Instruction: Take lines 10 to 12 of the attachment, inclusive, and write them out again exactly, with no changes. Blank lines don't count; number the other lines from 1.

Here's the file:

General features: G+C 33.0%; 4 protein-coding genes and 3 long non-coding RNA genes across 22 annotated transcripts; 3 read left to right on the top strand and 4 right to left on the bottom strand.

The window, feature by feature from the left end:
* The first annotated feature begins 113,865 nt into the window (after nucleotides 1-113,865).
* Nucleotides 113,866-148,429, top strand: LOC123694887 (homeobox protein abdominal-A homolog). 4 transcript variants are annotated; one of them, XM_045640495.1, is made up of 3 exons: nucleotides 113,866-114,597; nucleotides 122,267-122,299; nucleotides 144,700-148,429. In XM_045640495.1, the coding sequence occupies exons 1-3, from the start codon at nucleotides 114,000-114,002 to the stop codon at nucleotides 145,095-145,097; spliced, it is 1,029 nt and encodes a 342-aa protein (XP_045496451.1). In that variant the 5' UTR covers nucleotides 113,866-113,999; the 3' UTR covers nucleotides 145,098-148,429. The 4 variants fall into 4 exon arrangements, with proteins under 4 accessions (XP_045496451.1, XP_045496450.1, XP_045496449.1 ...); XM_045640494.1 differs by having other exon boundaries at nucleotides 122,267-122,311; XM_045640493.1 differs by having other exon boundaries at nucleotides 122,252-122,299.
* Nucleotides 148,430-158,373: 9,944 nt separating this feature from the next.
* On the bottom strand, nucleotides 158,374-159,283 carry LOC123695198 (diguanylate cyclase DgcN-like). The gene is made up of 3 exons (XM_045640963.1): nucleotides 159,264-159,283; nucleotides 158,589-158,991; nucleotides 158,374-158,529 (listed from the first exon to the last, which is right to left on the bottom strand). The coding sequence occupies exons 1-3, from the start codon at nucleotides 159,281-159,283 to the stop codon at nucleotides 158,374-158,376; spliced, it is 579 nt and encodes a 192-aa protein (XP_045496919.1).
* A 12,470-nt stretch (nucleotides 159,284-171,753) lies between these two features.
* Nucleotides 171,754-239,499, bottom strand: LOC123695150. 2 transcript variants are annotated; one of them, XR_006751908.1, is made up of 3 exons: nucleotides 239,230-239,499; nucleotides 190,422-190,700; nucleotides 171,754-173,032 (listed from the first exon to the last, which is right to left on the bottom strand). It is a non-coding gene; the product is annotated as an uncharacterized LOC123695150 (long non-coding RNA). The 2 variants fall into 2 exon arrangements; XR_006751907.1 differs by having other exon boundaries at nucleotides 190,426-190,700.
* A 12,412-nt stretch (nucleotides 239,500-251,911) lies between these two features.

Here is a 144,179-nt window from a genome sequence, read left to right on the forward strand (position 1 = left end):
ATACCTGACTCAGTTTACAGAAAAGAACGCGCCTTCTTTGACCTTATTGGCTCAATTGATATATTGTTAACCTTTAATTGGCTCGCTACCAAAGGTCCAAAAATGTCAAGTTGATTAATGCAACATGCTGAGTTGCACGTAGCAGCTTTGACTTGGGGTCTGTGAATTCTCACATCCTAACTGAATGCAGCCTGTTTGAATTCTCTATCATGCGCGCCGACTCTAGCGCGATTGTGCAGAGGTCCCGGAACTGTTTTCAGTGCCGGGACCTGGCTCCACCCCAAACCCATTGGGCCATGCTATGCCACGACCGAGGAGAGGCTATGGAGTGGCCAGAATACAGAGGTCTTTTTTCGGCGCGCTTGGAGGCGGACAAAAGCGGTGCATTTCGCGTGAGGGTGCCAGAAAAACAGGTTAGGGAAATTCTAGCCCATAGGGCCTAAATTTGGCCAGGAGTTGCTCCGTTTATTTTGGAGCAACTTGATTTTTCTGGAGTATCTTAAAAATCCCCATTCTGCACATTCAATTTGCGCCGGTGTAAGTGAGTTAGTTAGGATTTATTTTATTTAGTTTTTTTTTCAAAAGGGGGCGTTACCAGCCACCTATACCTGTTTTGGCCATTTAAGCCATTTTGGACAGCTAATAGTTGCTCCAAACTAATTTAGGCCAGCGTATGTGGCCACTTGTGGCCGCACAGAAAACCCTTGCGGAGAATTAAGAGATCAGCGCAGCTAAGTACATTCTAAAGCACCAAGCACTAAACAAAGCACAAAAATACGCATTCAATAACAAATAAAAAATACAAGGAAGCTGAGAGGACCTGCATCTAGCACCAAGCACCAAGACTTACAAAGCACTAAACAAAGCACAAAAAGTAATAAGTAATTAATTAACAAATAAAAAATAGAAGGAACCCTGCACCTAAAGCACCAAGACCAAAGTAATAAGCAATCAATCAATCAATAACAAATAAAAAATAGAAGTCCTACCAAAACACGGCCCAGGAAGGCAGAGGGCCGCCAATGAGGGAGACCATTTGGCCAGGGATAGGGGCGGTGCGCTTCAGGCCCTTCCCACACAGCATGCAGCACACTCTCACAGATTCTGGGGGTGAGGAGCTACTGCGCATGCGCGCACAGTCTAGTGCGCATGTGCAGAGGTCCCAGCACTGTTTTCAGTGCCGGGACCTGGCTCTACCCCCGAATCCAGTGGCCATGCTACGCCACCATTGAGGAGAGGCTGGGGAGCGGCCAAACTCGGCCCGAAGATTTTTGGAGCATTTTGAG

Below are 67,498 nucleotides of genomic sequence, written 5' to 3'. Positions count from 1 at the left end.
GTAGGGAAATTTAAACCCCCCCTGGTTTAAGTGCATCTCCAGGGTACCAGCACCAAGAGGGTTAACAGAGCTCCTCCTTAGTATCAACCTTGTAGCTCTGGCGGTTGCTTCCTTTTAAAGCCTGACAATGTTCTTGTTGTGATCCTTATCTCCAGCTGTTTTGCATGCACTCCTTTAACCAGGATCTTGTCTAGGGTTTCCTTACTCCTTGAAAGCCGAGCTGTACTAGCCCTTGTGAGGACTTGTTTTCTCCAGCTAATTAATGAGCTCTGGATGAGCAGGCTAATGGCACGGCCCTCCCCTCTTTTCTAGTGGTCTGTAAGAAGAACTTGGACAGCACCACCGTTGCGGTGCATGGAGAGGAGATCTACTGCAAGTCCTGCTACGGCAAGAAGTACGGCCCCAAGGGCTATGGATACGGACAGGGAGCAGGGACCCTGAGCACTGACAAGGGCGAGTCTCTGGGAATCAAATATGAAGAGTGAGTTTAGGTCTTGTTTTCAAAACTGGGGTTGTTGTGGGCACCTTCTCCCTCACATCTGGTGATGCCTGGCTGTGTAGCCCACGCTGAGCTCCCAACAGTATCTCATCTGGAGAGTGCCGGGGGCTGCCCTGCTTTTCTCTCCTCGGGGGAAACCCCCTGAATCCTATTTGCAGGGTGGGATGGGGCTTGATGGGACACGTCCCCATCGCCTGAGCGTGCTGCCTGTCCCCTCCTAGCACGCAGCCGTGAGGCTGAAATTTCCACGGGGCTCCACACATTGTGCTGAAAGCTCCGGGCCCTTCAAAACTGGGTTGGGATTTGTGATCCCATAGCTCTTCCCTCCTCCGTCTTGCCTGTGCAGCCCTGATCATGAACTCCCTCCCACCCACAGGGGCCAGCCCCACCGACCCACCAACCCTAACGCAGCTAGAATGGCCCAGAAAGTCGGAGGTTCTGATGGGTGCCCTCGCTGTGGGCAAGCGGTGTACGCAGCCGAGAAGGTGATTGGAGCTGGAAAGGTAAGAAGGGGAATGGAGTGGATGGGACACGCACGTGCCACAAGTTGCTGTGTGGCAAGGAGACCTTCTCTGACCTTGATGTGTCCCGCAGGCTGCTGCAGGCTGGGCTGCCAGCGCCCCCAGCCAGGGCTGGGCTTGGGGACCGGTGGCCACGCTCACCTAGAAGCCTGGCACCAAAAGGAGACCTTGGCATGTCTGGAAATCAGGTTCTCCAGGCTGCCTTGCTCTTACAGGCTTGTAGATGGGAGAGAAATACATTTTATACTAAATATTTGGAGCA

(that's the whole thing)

Here is a 144,179-nt window from a genome sequence, read left to right on the forward strand (position 1 = left end):
ATACCTGACTCAGTTTACAGAAAAGAACGCGCCTTCTTTGACCTTATTGGCTCAATTGATATATTGTTAACCTTTAATTGGCTCGCTACCAAAGGTCCAAAAATGTCAAGTTGATTAATGCAACATGCTGAGTTGCACGTAGCAGCTTTGACTTGGGGTCTGTGAATTCTCACATCCTAACTGAATGCAGCCTGTTTGAATTCTCTATCATGCGCGCCGACTCTAGCGCGATTGTGCAGAGGTCCCGGAACTGTTTTCAGTGCCGGGACCTGGCTCCACCCCAAACCCATTGGGCCATGCTATGCCACGACCGAGGAGAGGCTATGGAGTGGCCAGAATACAGAGGTCTTTTTTCGGCGCGCTTGGAGGCGGACAAAAGCGGTGCATTTCGCGTGAGGGTGCCAGAAAAACAGGTTAGGGAAATTCTAGCCCATAGGGCCTAAATTTGGCCAGGAGTTGCTCCGTTTATTTTGGAGCAACTTGATTTTTCTGGAGTATCTTAAAAATCCCCATTCTGCACATTCAATTTGCGCCGGTGTAAGTGAGTTAGTTAGGATTTATTTTATTTAGTTTTTTTTTCAAAAGGGGGCGTTACCAGCCACCTATACCTGTTTTGGCCATTTAAGCCATTTTGGACAGCTAATAGTTGCTCCAAACTAATTTAGGCCAGCGTATGTGGCCACTTGTGGCCGCACAGAAAACCCTTGCGGAGAATTAAGAGATCAGCGCAGCTAAGTACATTCTAAAGCACCAAGCACTAAACAAAGCACAAAAATACGCATTCAATAACAAATAAAAAATACAAGGAAGCTGAGAGGACCTGCATCTAGCACCAAGCACCAAGACTTACAAAGCACTAAACAAAGCACAAAAAGTAATAAGTAATTAATTAACAAATAAAAAATAGAAGGAACCCTGCACCTAAAGCACCAAGACCAAAGTAATAAGCAATCAATCAATCAATAACAAATAAAAAATAGAAGTCCTACCAAAACACGGCCCAGGAAGGCAGAGGGCCGCCAATGAGGGAGACCATTTGGCCAGGGATAGGGGCGGTGCGCTTCAGGCCCTTCCCACACAGCATGCAGCACACTCTCACAGATTCTGGGGGTGAGGAGCTACTGCGCATGCGCGCACAGTCTAGTGCGCATGTGCAGAGGTCCCAGCACTGTTTTCAGTGCCGGGACCTGGCTCTACCCCCGAATCCAGTGGCCATGCTACGCCACCATTGAGGAGAGGCTGGGGAGCGGCCAAACTCGGCCCGAAGATTTTTGGAGCATTTTGAG

Below are 67,498 nucleotides of genomic sequence, written 5' to 3'. Positions count from 1 at the left end.